A boat, not a plane, is the big news being generated by Boeing this week. It turns out that The Boeing Company’s 130-ft. yacht Daedalus is too big to make an appearance at the RBC Heritage, a PGA Tour golf tournament at Hilton Head Island, South Carolina that runs April 9-15. Boeing South Carolina is the presenting sponsor of the RBC Heritage.
According to an article in The Island Packet, a McClatchy newspaper in Blufton, South Carolina, Boeing South Carolina officials "considered wining and dining guests aboard the company’s corporate yacht" for the tournament. But it turns out that Daedalus is just too darn big, with the Harbour Town Yacht Basin too shallow — a depth of only 4.5 to 5 feet — to accommodate yachts as large as Daedalus.
I don’t dabble all that much in golf or yachting, but was impressed when I saw the Daedalus at April Point Resort & Spa on Quadra Island while on a trip to British Columbia in 2008, and took a picture of the luxury yacht. I asked somebody at the resort who the boat belonged to — I knew it wasn’t Paul Allen’s, as his boat is named Octopus, which has also been in the news lately for being part of a search for a downed plane off Palau in the Pacific Ocean. But back to the Boeing boat. The 130-ft. Daedalus is Boeing’s corporate yacht, built in 1997 by Delta Marine Industries of Seattle. In Greek mythology, Daedalus (meaning "cunning worker") was a skillful craftsman and artisan, and the father of Icarus and Lapyx.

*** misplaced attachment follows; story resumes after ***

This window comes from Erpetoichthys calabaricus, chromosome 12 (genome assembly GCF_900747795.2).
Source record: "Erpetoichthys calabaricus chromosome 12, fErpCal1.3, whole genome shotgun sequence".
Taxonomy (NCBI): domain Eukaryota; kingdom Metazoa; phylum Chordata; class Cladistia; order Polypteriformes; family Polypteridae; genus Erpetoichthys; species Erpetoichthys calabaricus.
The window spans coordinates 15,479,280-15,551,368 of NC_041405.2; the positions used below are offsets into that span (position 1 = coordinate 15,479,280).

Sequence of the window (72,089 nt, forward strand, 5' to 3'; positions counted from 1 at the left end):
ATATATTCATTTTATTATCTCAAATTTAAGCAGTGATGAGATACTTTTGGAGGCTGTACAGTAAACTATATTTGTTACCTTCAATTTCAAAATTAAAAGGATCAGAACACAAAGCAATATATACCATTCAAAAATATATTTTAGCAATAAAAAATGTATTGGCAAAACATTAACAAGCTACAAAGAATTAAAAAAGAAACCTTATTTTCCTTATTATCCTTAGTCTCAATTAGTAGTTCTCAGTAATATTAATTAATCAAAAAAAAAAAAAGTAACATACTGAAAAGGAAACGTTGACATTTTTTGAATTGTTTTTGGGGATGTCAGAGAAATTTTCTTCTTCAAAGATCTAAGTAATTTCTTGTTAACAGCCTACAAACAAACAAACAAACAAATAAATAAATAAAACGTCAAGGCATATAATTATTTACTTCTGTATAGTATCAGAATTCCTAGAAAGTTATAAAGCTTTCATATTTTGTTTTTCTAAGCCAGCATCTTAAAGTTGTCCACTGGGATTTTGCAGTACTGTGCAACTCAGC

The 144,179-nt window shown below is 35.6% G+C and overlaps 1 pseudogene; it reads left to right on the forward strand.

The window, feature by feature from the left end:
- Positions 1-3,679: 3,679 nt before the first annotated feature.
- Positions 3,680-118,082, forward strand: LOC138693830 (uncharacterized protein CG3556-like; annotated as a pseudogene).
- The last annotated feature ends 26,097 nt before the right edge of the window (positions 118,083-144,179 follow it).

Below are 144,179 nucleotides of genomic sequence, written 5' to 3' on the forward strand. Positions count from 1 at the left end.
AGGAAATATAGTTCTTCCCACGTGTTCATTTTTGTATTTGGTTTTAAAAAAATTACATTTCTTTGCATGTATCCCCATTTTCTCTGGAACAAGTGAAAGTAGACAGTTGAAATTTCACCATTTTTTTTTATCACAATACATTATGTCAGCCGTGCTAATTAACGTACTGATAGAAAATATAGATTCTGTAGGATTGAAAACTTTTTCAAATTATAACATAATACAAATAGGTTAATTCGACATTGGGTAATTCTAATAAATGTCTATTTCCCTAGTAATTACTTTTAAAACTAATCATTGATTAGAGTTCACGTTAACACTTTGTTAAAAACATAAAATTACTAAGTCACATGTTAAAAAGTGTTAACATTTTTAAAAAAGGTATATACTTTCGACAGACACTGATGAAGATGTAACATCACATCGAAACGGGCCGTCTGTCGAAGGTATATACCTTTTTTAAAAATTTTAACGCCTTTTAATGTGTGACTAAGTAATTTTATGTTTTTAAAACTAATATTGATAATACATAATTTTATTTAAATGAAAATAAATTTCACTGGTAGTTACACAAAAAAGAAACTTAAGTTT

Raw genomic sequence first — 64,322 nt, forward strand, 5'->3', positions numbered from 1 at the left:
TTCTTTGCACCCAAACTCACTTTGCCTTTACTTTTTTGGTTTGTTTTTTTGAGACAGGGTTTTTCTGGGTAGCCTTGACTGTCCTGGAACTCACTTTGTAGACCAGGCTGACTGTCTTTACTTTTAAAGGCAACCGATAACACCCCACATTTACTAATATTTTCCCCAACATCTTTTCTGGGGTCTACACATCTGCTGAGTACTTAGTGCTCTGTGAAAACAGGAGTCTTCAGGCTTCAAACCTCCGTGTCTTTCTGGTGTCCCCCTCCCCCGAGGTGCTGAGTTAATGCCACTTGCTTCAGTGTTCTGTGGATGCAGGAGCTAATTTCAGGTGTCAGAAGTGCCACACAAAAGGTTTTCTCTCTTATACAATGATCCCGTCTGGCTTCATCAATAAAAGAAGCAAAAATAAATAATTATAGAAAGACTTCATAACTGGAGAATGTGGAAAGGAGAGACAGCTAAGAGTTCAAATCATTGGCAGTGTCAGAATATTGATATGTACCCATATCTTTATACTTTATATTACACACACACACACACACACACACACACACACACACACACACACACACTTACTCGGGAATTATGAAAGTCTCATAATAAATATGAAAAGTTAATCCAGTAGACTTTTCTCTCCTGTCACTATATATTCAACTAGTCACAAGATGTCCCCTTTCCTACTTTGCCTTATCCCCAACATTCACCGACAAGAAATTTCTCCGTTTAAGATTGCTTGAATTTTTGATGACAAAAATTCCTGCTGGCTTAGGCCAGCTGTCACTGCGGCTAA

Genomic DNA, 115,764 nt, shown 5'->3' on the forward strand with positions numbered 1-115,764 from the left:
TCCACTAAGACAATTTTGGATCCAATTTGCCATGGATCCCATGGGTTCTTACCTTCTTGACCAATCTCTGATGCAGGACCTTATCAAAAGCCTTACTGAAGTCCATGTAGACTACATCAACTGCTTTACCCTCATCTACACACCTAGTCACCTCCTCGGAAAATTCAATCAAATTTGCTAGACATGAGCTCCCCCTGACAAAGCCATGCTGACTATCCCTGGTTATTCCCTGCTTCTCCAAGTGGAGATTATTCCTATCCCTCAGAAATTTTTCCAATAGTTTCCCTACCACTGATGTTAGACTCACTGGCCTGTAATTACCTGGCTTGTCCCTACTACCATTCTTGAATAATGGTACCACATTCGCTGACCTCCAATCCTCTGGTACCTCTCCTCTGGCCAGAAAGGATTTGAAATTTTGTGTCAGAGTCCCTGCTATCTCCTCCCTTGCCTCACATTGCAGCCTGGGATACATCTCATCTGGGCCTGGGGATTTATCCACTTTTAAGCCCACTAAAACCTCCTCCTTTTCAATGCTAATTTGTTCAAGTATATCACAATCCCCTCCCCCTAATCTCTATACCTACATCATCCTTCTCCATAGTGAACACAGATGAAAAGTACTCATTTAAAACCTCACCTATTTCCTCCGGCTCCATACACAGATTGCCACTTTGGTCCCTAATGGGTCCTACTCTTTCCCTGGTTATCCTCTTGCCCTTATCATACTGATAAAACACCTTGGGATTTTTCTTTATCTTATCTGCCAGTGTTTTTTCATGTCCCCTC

I uploaded my photo of Daedalus to Flickr, and since then, it’s been featured in Crosscut’s photo gallery and was used in a mathematical textbook. I’m not sure in what context, but possibly something to do with draft. Which brings it around to the silty situation in South Carolina. Several days ago I received a call from Drew Martin, Graphics and Photo Editor of The Island Packet and The Beauffort Gazette. He was in search of a photo of the Daedalus to accompany a weekend story about Boeing’s boat being a no-show at the golf tournament, and spotted mine on Flickr. Like most newspapers, he said they didn’t have a budget for compensation (the publishing company of the math textbook did pay me), but I agreed that he could run it with the story. Early this morning, Seattle’s KIRO-TV contacted me about using it with a piece they were planning to run on Tuesday during the noon and 5 p.m. newscasts. Finally, a quick Google news search shows both the Bellingham Herald and a News Tribune blog, also owned by McClatchy, picked up the photo.
Maybe, with all the press I've given their boat, Boeing will invite me aboard one of these days. Then again, maybe not.
Like what you just read? Support high quality local journalism. Become a member of Crosscut today!